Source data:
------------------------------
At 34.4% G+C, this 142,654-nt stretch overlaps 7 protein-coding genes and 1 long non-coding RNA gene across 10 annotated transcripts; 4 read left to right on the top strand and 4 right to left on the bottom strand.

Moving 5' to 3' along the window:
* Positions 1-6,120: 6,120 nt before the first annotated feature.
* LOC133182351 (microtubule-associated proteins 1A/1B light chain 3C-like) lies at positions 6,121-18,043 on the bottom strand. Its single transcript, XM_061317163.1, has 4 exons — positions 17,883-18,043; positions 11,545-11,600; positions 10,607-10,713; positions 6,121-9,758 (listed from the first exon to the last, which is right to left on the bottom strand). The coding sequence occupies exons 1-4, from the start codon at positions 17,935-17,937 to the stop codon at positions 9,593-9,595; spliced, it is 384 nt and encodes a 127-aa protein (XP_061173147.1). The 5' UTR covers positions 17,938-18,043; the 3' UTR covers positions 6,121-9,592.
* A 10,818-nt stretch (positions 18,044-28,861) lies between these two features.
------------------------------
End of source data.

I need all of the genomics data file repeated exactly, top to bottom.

At 34.4% G+C, this 142,654-nt stretch overlaps 7 protein-coding genes and 1 long non-coding RNA gene across 10 annotated transcripts; 4 read left to right on the top strand and 4 right to left on the bottom strand.

Moving 5' to 3' along the window:
* Positions 1-6,120: 6,120 nt before the first annotated feature.
* LOC133182351 (microtubule-associated proteins 1A/1B light chain 3C-like) lies at positions 6,121-18,043 on the bottom strand. Its single transcript, XM_061317163.1, has 4 exons — positions 17,883-18,043; positions 11,545-11,600; positions 10,607-10,713; positions 6,121-9,758 (listed from the first exon to the last, which is right to left on the bottom strand). The coding sequence occupies exons 1-4, from the start codon at positions 17,935-17,937 to the stop codon at positions 9,593-9,595; spliced, it is 384 nt and encodes a 127-aa protein (XP_061173147.1). The 5' UTR covers positions 17,938-18,043; the 3' UTR covers positions 6,121-9,592.
* A 10,818-nt stretch (positions 18,044-28,861) lies between these two features.